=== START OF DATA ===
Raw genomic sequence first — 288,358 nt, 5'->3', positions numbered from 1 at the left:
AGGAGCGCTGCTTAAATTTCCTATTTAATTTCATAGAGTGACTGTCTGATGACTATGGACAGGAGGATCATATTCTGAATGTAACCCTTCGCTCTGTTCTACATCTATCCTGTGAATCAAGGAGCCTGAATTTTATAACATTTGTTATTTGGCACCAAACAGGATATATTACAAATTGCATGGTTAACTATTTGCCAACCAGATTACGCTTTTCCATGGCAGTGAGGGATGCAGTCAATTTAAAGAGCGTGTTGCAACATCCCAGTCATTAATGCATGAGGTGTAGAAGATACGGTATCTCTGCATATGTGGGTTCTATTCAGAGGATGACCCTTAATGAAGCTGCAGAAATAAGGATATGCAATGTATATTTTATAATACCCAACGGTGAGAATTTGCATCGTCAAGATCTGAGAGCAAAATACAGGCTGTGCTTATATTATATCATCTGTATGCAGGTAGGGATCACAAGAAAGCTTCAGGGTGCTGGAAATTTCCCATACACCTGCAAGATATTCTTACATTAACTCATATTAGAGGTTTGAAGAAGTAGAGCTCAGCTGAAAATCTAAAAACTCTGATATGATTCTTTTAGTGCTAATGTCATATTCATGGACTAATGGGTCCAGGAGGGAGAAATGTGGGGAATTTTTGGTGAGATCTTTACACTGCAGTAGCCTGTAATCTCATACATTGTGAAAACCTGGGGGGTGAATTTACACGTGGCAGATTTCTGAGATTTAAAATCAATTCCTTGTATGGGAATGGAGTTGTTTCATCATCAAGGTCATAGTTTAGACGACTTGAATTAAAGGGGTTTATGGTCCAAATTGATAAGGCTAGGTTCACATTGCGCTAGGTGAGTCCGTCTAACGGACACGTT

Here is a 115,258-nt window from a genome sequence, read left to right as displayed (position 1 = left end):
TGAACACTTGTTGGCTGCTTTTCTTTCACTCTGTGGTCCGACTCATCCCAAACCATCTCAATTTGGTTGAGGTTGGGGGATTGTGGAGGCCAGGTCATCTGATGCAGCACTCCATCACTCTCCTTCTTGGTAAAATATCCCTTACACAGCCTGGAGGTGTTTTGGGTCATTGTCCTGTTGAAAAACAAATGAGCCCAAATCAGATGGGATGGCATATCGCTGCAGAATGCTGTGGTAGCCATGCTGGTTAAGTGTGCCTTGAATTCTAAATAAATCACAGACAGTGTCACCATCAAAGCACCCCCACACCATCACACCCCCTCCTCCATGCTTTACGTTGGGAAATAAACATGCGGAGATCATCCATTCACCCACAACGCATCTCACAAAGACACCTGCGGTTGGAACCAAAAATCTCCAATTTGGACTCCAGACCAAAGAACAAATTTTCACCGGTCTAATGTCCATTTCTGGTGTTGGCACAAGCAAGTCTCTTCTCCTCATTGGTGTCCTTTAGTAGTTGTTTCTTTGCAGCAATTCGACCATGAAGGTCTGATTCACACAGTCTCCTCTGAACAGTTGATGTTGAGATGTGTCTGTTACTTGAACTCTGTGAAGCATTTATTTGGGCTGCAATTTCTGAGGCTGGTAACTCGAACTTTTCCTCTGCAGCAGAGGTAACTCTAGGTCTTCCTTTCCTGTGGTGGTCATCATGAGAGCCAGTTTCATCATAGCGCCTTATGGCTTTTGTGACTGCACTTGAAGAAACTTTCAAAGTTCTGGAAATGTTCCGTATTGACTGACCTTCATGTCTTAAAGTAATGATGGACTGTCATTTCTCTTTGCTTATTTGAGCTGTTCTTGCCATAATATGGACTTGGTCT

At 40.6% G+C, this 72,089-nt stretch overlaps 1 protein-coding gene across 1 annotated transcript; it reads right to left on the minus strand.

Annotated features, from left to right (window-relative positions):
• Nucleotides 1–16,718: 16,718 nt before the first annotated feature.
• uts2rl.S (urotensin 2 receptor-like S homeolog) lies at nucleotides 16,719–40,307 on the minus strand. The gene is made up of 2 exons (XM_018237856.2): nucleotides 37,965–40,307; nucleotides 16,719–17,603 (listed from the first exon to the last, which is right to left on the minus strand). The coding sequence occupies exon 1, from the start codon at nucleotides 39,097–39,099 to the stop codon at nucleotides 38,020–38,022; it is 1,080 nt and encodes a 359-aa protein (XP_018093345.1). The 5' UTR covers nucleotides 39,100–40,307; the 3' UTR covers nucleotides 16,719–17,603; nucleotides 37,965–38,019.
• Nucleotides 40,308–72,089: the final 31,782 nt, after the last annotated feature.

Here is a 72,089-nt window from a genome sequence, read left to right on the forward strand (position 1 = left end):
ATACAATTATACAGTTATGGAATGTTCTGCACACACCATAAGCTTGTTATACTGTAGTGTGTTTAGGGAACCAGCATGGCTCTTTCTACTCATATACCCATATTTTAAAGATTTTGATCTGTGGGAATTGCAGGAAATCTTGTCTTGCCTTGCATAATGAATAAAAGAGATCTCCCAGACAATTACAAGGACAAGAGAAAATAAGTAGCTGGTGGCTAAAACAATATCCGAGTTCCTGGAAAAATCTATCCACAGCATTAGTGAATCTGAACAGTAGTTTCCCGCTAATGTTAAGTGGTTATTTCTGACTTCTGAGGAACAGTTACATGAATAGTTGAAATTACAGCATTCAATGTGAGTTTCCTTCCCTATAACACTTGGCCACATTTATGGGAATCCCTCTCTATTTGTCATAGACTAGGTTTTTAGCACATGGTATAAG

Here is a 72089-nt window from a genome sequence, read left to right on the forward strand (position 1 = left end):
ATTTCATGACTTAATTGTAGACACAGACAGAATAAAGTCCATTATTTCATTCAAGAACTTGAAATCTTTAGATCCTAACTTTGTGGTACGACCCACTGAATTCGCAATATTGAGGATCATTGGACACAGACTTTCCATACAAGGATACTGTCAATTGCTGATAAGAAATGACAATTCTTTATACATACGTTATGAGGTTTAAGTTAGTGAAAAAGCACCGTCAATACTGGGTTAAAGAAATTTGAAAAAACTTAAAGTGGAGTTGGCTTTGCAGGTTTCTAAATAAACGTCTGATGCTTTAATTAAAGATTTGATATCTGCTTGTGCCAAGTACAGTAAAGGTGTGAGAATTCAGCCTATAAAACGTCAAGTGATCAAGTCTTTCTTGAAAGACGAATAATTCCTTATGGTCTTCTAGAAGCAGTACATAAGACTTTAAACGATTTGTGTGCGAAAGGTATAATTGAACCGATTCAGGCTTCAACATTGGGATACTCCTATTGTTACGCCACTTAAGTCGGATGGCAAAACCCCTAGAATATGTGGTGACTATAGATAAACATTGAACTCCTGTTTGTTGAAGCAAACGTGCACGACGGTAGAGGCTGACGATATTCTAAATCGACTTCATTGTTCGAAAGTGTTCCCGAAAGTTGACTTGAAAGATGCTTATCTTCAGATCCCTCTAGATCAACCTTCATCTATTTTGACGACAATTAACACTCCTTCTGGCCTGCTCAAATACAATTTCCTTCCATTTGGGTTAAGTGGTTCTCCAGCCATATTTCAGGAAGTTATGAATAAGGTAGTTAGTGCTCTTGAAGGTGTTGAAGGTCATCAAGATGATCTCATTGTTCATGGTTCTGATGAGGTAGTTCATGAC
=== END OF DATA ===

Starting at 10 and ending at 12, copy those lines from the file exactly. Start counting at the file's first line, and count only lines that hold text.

Here is a 72,089-nt window from a genome sequence, read left to right on the forward strand (position 1 = left end):
ATACAATTATACAGTTATGGAATGTTCTGCACACACCATAAGCTTGTTATACTGTAGTGTGTTTAGGGAACCAGCATGGCTCTTTCTACTCATATACCCATATTTTAAAGATTTTGATCTGTGGGAATTGCAGGAAATCTTGTCTTGCCTTGCATAATGAATAAAAGAGATCTCCCAGACAATTACAAGGACAAGAGAAAATAAGTAGCTGGTGGCTAAAACAATATCCGAGTTCCTGGAAAAATCTATCCACAGCATTAGTGAATCTGAACAGTAGTTTCCCGCTAATGTTAAGTGGTTATTTCTGACTTCTGAGGAACAGTTACATGAATAGTTGAAATTACAGCATTCAATGTGAGTTTCCTTCCCTATAACACTTGGCCACATTTATGGGAATCCCTCTCTATTTGTCATAGACTAGGTTTTTAGCACATGGTATAAG

Here is a 72089-nt window from a genome sequence, read left to right on the forward strand (position 1 = left end):